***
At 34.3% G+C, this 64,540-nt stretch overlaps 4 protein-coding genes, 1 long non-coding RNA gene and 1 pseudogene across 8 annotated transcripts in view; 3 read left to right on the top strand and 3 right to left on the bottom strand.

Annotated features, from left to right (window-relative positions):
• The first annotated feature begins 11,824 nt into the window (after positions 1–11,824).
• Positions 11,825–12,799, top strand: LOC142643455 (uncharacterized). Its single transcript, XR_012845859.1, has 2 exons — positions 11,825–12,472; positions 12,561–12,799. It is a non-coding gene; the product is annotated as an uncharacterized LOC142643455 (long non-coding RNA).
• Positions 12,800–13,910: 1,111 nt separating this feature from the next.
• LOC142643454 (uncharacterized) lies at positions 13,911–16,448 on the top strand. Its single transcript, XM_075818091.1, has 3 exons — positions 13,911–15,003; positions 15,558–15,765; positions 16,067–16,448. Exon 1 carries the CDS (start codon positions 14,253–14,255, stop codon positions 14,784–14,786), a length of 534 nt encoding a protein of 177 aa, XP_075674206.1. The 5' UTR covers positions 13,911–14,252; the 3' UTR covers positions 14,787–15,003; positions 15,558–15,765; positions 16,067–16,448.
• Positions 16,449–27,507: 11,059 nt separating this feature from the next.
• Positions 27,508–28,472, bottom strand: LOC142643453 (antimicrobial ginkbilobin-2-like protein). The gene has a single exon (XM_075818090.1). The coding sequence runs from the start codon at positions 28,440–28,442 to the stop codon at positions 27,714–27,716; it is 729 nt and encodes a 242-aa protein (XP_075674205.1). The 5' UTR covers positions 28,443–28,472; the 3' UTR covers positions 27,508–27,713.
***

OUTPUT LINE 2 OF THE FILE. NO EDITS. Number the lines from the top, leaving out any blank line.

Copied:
Annotated features, from left to right (window-relative positions):